The Sudanese Prime Minister, Abdallah Hamdok, visited the displaced persons camps in Darfur. Hamdok’s visit to the camps indicates a potential change in the ways in which the Sudanese government deals with mass displacement. Roughly 1.5 million people remain displaced in the region following over a decade of conflict led by former leader Omar al-Bashir. The Darfur region saw attempts of ethnic cleansing and extreme suppression by government militias under al-Bashir. Hamdok has promised peace and stability to the victims of the Darfur conflict.  


Iran faces extreme turbulence this week as the U.S. announced sanctions against the inner circle of Supreme Leader Ayatollah Ali Khamenei, including one of his sons. The sanctions were announced on the 40th anniversary of the seizure of the American embassy in Tehran, and amid crumbling nuclear negotiations between Iran and the U.S. Additionally, a magnitude 5.9 earthquake struck the country early Friday morning, resulting in at least 5 deaths and an unknown number of injuries.  


It has been reported that at least 3 people were killed in anti-government protests this week, while 17 others have been injured. The mass protests in Baghdad have resulted in the killings of at least 97 civilians by security forces using live ammunition. Netblocks in the region have made communication more difficult and protestors have voiced a fear of isolation whilst government-led killings take place. Despite the threat of violence, demonstrators have continued to protest by the thousands and have continuously pushed for extreme systemic change in Iraq. Iraqi protestors have also shown contempt for Iran, hitting pictures of Ayatollah Ali Khamenei with shoes, throwing fire bombs at an Iranian consulate and destroying the buildings of organizations associated with Iranian influence. 


Approximately 1000 U.S. troops are now in Syria defending Syrian oil fields, in response to orders from President Trump. The military decision, coming just days after American troops were ordered to evacuate Syria and leave Kurdish forces to defend themselves against the Turkish invasion, has perplexed U.S. officials. This Thursday, an internal report by the top US diplomat in northern Syria, William Roebuck, was leaked to the New York Times. In the report, Roebuck complains that “we didn’t try” to deter the Turkish incursion, which has killed hundreds of civilians and displaced hundreds of thousands. President Trump’s claim over Syrian natural resources has angered the Syrian government and its ally, Vladimir Putin.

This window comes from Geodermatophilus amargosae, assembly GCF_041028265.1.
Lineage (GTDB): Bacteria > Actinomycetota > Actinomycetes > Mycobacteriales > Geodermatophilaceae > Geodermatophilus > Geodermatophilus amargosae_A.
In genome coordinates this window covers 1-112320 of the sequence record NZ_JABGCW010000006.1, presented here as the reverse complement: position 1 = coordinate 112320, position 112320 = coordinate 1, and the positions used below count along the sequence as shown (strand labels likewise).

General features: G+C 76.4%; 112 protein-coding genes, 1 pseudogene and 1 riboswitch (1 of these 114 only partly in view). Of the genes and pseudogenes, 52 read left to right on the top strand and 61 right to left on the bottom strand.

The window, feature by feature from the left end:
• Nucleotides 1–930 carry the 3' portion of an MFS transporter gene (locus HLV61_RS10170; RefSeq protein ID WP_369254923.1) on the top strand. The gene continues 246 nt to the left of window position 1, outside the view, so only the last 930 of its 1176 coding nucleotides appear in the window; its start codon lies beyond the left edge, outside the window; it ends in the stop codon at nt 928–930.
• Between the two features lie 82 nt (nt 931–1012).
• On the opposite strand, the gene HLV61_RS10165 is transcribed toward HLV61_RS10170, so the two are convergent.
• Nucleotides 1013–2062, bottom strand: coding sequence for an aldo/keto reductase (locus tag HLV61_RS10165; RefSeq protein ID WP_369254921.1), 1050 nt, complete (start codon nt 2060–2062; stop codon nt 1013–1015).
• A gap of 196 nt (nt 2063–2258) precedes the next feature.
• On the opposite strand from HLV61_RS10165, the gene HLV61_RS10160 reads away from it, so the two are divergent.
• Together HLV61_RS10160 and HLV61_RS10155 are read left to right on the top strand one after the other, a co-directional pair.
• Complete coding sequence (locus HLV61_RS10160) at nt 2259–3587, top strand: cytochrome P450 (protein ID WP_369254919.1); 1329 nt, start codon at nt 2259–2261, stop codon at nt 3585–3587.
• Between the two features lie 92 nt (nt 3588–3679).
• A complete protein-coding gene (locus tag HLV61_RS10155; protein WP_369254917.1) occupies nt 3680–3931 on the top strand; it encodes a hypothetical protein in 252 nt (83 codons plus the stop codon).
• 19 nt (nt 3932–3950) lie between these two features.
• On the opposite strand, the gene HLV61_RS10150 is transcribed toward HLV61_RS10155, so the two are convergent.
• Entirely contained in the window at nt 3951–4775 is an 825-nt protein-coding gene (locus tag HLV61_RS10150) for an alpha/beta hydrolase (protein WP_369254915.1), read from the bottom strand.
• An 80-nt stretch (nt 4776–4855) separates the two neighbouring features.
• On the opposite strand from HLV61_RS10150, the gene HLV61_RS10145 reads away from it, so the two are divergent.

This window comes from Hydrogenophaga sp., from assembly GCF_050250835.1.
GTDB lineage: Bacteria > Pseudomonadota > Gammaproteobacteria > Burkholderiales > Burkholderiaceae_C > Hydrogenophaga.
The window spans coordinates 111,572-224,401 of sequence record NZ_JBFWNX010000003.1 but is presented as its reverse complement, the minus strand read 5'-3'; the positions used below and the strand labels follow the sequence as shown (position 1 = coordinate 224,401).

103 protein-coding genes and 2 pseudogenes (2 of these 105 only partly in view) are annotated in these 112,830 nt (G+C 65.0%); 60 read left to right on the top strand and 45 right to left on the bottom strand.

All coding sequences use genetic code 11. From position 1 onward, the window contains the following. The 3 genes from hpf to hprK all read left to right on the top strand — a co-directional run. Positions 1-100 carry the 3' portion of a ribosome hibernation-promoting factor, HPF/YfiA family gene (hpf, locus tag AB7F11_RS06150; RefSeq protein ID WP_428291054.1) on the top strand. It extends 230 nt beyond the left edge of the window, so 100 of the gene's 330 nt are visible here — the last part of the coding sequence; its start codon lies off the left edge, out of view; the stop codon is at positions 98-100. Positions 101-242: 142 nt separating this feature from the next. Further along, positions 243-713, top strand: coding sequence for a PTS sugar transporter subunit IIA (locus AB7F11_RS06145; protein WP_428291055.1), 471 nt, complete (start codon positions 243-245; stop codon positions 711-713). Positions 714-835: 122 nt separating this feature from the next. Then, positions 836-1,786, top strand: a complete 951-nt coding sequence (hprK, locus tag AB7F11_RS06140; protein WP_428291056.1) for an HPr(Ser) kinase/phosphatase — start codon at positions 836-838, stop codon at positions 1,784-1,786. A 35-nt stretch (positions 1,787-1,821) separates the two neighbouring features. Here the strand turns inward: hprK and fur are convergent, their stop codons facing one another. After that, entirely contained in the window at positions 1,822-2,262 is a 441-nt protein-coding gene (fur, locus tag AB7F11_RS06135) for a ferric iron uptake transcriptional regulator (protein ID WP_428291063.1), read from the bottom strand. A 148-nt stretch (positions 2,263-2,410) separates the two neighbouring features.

Lebanon is entering its third week of nationwide protests. Protesters have now taken to road blocks as their main form of opposition. By blocking the main entrance to Beirut, they aimed to impede “the government from functioning properly.” Roadblocks have sprung up elsewhere in the country as well. These roadblocks range from a pile of rocks impeding cars to “giant parties attended by hundreds of people with tents and music.” Security forces have been successful in unblocking the main road to the capital and the road that links Beirut to Northern Lebanon. However, protesters have expressed their unwillingness to stop. They will continue to build roadblocks until the government listens and acts on their demands, which includes a complete overthrow in the Lebanese sectarian political structure. 

In response, the Lebanese President, Michel Aoun, has recently called on the protesters to have patience for his reforms to be implemented. Aoun has “pledged to move away from the sectarian-based political system to a civil state.” However, anti-government protesters still believe his reforms to be inadequate.